Two quick questions:

  1. Let $f$ be a morphism between sheaves $\mathcal{F}$ and $\mathcal{G}$. Then we know that $\textrm{im}(f)$ is in general a presheaf. I believe the inclusion $i:\textrm{im}(f)(U) \rightarrow G(U)$ an injective morphism of presheaves for all $U$. Is that correct?
  2. In a setting like above, I proved that there is an isomorphism between the sheafification of the image of $f$ presheaf and a sub sheaf of $\mathcal{G}$. However, I saw some call it a "natural" isomorphism. Why is it natural?

For the first question: yes, the morphism of presheaves $i$ is injective, as its kernel is zero.

For the second question: I believe that "natural" here means canonical, since it comes out of the universal property of sheafification. I realise that this is confusing since "natural" has a specific meaning regarding compatibility with functors in category theory.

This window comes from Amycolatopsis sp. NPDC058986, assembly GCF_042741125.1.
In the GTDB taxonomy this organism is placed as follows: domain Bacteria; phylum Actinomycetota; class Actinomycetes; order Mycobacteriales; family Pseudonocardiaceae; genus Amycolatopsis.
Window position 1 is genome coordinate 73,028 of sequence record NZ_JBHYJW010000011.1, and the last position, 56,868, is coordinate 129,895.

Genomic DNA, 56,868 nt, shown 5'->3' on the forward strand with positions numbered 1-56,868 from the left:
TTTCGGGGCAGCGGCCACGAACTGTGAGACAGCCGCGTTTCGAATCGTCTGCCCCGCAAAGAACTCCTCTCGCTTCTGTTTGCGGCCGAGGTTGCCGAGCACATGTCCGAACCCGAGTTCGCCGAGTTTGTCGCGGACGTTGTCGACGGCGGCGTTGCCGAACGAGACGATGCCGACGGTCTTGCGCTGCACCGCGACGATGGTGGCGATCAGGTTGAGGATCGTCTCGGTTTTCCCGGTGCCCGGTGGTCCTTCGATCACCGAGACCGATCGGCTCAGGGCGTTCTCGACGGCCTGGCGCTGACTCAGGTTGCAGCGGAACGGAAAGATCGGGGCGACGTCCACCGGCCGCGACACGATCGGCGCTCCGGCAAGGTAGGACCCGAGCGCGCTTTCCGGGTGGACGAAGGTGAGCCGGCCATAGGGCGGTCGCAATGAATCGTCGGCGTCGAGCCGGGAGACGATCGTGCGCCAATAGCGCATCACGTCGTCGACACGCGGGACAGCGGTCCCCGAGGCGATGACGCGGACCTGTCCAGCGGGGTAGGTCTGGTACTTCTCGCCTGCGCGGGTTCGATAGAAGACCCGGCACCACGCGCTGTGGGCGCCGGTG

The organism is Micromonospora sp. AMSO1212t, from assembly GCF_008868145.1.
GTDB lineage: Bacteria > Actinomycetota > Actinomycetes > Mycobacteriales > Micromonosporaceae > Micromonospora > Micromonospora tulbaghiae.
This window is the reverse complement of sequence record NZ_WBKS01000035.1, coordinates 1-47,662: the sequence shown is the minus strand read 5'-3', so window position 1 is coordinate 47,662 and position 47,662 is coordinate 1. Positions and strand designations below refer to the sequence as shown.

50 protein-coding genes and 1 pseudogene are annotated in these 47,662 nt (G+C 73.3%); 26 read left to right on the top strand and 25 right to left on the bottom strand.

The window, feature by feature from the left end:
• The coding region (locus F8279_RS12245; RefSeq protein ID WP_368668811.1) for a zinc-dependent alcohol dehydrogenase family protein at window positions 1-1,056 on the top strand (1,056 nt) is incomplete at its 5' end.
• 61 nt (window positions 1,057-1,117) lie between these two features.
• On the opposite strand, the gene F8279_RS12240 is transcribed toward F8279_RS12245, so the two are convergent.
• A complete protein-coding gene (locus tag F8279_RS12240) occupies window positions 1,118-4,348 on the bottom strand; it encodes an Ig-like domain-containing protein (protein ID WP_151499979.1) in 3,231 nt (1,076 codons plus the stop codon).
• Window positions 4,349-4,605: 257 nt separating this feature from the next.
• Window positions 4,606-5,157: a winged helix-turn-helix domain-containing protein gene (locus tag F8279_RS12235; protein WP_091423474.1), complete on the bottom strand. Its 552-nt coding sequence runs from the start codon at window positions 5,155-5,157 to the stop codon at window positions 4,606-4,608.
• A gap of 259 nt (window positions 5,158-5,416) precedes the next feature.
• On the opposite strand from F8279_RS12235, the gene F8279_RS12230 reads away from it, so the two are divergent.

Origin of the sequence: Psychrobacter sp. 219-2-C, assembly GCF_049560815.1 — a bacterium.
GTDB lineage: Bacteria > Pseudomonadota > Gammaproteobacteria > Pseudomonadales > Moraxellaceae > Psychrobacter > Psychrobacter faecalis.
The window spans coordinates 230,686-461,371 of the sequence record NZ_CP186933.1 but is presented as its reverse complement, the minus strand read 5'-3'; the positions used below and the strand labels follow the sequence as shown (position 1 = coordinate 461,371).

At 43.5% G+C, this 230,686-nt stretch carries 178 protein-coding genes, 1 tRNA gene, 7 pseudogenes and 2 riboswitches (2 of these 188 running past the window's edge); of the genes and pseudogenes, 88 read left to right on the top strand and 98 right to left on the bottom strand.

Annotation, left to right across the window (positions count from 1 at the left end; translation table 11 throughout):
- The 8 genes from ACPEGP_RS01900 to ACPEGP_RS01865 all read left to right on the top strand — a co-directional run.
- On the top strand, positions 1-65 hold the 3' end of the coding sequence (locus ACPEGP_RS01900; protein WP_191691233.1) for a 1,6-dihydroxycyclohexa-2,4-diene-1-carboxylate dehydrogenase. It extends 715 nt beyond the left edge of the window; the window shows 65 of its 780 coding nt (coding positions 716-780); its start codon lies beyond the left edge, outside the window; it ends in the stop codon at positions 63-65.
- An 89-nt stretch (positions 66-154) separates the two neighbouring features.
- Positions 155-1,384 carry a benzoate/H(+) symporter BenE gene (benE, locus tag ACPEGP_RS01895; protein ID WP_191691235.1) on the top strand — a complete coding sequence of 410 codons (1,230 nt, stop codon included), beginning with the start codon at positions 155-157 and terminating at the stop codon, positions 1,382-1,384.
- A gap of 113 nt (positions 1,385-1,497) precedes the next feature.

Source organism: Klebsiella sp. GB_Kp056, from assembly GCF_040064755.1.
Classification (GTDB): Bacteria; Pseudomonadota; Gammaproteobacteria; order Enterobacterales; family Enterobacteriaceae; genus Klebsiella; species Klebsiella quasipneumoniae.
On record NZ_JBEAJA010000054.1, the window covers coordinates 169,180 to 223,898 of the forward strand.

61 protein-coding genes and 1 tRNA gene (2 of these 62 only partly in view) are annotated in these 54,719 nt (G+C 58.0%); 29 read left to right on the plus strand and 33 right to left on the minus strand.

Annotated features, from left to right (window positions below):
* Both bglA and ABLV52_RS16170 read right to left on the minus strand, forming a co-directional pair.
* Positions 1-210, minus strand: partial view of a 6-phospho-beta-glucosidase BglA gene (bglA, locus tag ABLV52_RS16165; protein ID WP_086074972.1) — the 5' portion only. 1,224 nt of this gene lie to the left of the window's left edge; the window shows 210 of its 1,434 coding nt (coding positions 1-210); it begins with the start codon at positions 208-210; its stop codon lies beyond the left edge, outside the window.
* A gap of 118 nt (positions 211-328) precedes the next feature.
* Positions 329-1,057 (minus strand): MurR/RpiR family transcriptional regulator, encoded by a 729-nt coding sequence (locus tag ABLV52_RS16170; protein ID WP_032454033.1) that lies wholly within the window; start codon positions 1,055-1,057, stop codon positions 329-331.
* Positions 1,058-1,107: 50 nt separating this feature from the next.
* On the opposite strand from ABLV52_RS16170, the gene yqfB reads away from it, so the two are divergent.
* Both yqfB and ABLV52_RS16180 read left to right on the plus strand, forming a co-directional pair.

• $\begingroup$ I thought so, but it is weird, because canonical and natural aren't really equivalent qualifications and I could understand where the canonical would come from in this case, but not the natural. Thanks $\endgroup$ – Dalamar Oct 26 '18 at 14:46

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